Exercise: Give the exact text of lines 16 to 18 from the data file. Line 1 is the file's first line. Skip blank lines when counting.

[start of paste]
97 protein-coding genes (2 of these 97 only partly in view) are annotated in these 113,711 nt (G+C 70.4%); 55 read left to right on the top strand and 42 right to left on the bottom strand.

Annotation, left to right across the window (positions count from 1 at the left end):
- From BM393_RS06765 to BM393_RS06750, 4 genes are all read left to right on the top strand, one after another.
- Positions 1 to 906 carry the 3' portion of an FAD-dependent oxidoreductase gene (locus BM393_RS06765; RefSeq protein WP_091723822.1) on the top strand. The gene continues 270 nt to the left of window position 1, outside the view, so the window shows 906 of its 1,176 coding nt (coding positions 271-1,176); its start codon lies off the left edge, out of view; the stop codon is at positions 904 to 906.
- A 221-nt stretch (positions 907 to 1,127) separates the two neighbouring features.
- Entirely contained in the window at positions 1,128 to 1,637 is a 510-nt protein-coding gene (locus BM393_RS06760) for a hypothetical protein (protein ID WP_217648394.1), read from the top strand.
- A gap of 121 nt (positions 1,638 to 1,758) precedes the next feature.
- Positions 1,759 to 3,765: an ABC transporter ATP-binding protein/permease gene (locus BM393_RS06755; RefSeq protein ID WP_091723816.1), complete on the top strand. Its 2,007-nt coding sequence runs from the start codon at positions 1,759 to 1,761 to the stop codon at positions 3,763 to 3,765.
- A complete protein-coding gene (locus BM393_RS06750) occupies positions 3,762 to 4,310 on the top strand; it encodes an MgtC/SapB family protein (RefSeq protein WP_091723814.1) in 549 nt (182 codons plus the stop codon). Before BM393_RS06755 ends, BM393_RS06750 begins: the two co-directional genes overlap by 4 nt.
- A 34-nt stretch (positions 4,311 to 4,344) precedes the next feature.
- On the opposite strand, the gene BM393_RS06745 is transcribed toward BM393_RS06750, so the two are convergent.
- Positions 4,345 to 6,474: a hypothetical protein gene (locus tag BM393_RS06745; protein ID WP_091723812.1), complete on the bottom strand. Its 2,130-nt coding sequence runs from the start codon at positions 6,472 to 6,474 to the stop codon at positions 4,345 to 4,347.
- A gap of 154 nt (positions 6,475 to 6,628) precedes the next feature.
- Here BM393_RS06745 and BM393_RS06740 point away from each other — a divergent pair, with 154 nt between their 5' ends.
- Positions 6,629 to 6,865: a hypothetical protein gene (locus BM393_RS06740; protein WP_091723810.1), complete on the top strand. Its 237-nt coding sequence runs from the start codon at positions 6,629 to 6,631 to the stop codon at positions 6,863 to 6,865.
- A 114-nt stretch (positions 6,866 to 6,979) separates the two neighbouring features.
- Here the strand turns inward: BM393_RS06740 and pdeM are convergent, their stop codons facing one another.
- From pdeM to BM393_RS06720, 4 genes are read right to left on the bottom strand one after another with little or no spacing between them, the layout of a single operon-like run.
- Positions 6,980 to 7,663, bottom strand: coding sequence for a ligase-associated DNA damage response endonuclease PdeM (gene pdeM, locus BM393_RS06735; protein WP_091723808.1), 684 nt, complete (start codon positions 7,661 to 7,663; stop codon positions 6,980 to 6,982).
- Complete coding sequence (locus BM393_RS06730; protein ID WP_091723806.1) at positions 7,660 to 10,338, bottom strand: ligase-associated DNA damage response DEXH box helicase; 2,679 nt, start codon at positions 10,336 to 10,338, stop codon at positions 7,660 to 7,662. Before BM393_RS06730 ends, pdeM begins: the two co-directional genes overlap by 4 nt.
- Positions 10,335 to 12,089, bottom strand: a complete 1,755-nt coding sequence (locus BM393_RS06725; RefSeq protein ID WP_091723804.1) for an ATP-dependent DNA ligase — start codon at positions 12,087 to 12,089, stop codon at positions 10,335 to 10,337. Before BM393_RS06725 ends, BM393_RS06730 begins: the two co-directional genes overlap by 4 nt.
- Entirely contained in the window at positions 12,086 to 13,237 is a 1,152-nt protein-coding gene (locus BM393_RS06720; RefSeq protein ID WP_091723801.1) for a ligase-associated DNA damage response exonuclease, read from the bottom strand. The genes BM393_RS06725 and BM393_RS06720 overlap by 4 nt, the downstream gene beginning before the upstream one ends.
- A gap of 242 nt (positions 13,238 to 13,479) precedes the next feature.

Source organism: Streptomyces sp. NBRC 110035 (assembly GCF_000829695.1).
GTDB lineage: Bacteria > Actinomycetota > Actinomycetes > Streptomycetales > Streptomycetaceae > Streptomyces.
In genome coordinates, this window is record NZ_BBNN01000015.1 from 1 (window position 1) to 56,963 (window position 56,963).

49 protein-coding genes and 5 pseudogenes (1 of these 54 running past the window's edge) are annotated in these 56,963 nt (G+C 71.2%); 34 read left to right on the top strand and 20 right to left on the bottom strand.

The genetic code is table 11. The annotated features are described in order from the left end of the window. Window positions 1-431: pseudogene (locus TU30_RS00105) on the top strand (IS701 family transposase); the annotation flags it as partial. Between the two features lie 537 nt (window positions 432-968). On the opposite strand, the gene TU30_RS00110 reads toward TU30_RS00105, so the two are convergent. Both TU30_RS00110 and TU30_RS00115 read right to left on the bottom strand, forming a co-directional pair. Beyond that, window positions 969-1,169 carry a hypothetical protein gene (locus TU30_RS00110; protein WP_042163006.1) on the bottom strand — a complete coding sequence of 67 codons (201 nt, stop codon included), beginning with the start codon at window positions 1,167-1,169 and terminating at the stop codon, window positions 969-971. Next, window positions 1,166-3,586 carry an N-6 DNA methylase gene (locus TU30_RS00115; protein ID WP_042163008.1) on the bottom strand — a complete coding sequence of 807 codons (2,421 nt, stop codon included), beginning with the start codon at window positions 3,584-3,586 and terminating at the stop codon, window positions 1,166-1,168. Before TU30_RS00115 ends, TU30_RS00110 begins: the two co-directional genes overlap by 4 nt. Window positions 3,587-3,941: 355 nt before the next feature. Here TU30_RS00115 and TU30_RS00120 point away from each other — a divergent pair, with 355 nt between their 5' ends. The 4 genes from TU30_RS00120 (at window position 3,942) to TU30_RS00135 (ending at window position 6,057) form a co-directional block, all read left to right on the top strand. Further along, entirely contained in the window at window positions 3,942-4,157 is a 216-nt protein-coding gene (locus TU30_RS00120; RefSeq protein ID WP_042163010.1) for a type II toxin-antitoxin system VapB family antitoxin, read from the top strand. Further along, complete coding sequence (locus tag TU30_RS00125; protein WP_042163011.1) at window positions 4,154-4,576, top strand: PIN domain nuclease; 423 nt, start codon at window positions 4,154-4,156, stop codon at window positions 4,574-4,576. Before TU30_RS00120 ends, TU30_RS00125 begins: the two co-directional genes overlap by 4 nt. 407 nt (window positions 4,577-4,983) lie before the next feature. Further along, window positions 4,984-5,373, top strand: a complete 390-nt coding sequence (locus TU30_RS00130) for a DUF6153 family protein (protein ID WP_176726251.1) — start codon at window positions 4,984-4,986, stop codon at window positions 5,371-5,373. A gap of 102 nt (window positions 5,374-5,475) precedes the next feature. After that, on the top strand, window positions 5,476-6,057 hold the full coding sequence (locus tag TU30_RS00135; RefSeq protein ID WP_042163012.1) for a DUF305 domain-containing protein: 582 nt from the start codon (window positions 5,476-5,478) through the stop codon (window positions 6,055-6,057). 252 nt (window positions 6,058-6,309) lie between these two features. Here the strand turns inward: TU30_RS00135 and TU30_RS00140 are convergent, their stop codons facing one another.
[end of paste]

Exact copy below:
- A 114-nt stretch (positions 6,866 to 6,979) separates the two neighbouring features.
- Here the strand turns inward: BM393_RS06740 and pdeM are convergent, their stop codons facing one another.
- From pdeM to BM393_RS06720, 4 genes are read right to left on the bottom strand one after another with little or no spacing between them, the layout of a single operon-like run.